In yesterday’s post (click HERE to read it), I mentioned that Paul was telling us that in order to stand our ground in spiritual warfare, we need to be prepared. To be prepared, we need supernatural power. Thankfully, God has provided this by giving us His Holy Spirit within us and His armor surrounding us. In today’s passage, Paul lists each component of the armor of God that we must don if we want to “do everything” (verse 13) to be prepared. It’s not possible to be prepared without having first done these things.

The key to understanding the armor of God is found in Ephesians 6:10 – “be strong in the Lord and in his mighty power.” All the pieces of the armor belong to – and are from – God. The pieces of armor are truth, righteousness, the gospel, faith, and salvation – all of which are gifts of God to His people for their defense.

Paul starts with having the belt of truth buckled around your waist. But if you read through the passage, you will notice that it makes no mention of pants for the belt to hold up. Speaking of that, I own the following shirt.
 
 

Just wanted to share that with you.

The reason there being no pants is likely because people did not wear pants back then – they wore ancient Hebrew clothing consisting of underwear and cloth skirts. When a man needed his legs free for battle, he would tuck his garment (i.e., cloth skirt) into his belt – thus, no pants. The belt of truth is the first part of the armor listed because, without truth, we are lost, and the schemes of the devil will certainly overpower us. And what is this truth? It’s Jesus, since He is “the way, the truth, and the life” (John 14:6).

Next is the breastplate of righteousness. A breastplate shields a warrior’s vital organs during battle. The righteousness in this breastplate refers to the righteousness of Christ which guards our hearts against – and protects our innermost being from – the schemes of the enemy.

Up next: shoes. Having the readiness that comes from the gospel of peace as footwear suggests that we need to advance into enemy territory with the message of grace only found through Jesus. Satan has many obstacles laid out in the paths of followers of Jesus, and we’ll need this footwear to get through them.

After shoes comes the shield of faith, which has the purpose of blocking/deflecting the seeds of doubt the enemy hurls at us. After the shield of faith comes the helmet of salvation, which protects a critical part of our bodies – our heads/minds. This is meant to protect our minds from receiving false teaching and to help us stand firm in the assurance of our salvation.

Last – but not least – we have the sword of the Spirit. This is referring to the Word of God, which is the greatest spiritual weapon in existence. Jesus’ used the Word of God to resist the temptation of the devil, and we can – and should – do the same.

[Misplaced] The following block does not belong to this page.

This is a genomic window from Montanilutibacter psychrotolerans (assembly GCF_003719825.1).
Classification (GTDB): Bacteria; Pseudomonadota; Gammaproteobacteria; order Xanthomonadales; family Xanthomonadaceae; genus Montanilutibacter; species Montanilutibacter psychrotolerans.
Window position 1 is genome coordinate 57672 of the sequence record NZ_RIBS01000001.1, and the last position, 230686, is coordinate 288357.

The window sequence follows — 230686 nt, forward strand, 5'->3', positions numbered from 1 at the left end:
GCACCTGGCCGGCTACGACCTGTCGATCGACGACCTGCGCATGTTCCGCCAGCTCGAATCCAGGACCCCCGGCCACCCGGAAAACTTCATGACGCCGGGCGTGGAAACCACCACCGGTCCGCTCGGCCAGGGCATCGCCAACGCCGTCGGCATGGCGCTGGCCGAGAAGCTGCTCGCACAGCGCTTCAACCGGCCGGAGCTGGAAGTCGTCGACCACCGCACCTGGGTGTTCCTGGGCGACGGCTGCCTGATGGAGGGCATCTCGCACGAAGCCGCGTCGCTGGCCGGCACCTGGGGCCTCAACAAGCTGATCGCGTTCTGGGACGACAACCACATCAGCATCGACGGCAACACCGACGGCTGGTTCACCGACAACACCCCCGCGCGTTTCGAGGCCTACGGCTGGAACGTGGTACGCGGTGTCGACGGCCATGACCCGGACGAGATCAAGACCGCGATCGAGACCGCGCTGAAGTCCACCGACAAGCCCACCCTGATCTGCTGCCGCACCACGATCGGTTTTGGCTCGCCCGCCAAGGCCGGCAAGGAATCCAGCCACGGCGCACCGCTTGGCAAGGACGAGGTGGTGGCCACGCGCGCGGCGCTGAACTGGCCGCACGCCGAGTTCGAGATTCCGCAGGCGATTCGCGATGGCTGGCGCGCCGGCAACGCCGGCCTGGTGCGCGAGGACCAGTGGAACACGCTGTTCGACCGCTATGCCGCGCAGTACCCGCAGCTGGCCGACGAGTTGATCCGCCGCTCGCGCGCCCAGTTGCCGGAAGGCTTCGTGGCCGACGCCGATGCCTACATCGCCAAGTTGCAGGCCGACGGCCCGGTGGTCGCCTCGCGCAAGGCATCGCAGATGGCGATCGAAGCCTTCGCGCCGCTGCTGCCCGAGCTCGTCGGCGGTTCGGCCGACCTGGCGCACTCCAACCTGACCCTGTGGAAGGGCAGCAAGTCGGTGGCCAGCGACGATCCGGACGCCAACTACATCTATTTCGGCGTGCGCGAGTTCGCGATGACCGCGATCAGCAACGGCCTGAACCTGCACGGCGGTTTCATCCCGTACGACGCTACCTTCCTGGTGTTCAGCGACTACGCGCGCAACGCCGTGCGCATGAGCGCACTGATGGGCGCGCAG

It’s important to note that we are told to pray in the Spirit in addition to wearing the full armor of God. Without relying on God and prayer, we will fail in our spiritual warfare fight. The full armor of God – plus prayer – are vital to our being spiritually victorious.

Finally – in verses nineteen and twenty – we see that Paul knew that unless people were praying for him, he wouldn’t be able to boldly go on preaching about Jesus, no matter what happened. And not only could he not do it without the prayers of others, it wouldn’t mean anything if he did. So having begun the letter with an extended prayer, and then an extensive report of his own prayers for the young Christians in the area, he finished with the urgent request that they join him in this ministry.

To conclude this long post, I urge you not to neglect any part of the armor of God or prayer. These are gifts from God, and they are all vitally important.
 

Prayer:

Thank you, Lord, for providing us these powerful tools with which we can combat the lies, deception, and other tactics of Satan. Without these, we know that we are exposed and do not stand a chance. Help us to wear these boldly, and to ask others boldly for prayer. We can’t do this without you, Lord, and I pray we don’t try.

In Jesus’ name we pray, Amen!


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Week 6, Thursday, Ephesians 6:10-13

Thursday, May 28, 2020 – Ephesians 6:10-13

A Battle Rages

By Pastor Paul Georgulis
 
Scripture:
10 Finally, be strong in the Lord and in his mighty power. 11 Put on the full armor of God, so that you can take your stand against the devil’s schemes. 12 For our struggle is not against flesh and blood, but against the rulers, against the authorities, against the powers of this dark world and against the spiritual forces of evil in the heavenly realms. 13 Therefore put on the full armor of God, so that when the day of evil comes, you may be able to stand your ground, and after you have done everything, to stand.” – Ephesians 6:10-13 (New International Version)
 

Earlier in this epistle (Ephesians 4:22-24 – Click HERE for devotional on this passage), the Apostle Paul talked about putting off our old selves, renewing our minds, and putting on our new selves as we follow after God and try to live the life He has called us to live. As we do that, we must be cognizant of the fact that there is a battle for our souls going on. This battle is known as spiritual warfare, and whether we want to admit it or not, it does exist. If we live our lives for Jesus and play our part in sharing His love and furthering His Kingdom, the enemy – Satan – does not like it.